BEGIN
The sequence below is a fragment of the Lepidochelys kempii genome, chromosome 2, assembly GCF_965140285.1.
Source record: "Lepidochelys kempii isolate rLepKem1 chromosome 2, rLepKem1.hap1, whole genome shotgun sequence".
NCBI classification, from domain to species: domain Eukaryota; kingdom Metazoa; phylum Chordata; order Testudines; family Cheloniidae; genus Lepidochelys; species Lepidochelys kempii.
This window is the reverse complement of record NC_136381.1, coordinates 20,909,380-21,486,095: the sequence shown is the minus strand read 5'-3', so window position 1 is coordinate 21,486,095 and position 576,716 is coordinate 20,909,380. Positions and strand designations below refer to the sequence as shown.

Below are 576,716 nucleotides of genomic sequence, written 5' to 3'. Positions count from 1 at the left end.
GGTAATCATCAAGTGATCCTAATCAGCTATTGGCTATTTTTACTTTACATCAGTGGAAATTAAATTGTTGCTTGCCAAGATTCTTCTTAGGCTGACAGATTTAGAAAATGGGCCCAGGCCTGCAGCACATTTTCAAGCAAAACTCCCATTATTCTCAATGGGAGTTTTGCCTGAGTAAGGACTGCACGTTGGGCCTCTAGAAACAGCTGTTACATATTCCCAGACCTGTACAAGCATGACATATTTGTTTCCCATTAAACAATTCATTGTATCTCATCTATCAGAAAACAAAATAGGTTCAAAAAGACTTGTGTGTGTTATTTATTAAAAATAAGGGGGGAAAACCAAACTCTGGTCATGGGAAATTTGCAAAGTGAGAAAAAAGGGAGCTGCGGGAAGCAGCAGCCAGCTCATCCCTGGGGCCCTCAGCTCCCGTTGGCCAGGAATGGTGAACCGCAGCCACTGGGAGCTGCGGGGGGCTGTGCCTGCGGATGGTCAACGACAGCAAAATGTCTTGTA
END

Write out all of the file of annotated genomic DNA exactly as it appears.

The sequence below is a fragment of the Lepidochelys kempii genome, chromosome 2, assembly GCF_965140285.1.
Source record: "Lepidochelys kempii isolate rLepKem1 chromosome 2, rLepKem1.hap1, whole genome shotgun sequence".
NCBI classification, from domain to species: domain Eukaryota; kingdom Metazoa; phylum Chordata; order Testudines; family Cheloniidae; genus Lepidochelys; species Lepidochelys kempii.
This window is the reverse complement of record NC_136381.1, coordinates 20,909,380-21,486,095: the sequence shown is the minus strand read 5'-3', so window position 1 is coordinate 21,486,095 and position 576,716 is coordinate 20,909,380. Positions and strand designations below refer to the sequence as shown.

Below are 576,716 nucleotides of genomic sequence, written 5' to 3'. Positions count from 1 at the left end.
GGTAATCATCAAGTGATCCTAATCAGCTATTGGCTATTTTTACTTTACATCAGTGGAAATTAAATTGTTGCTTGCCAAGATTCTTCTTAGGCTGACAGATTTAGAAAATGGGCCCAGGCCTGCAGCACATTTTCAAGCAAAACTCCCATTATTCTCAATGGGAGTTTTGCCTGAGTAAGGACTGCACGTTGGGCCTCTAGAAACAGCTGTTACATATTCCCAGACCTGTACAAGCATGACATATTTGTTTCCCATTAAACAATTCATTGTATCTCATCTATCAGAAAACAAAATAGGTTCAAAAAGACTTGTGTGTGTTATTTATTAAAAATAAGGGGGGAAAACCAAACTCTGGTCATGGGAAATTTGCAAAGTGAGAAAAAAGGGAGCTGCGGGAAGCAGCAGCCAGCTCATCCCTGGGGCCCTCAGCTCCCGTTGGCCAGGAATGGTGAACCGCAGCCACTGGGAGCTGCGGGGGGCTGTGCCTGCGGATGGTCAACGACAGCAAAATGTCTTGTA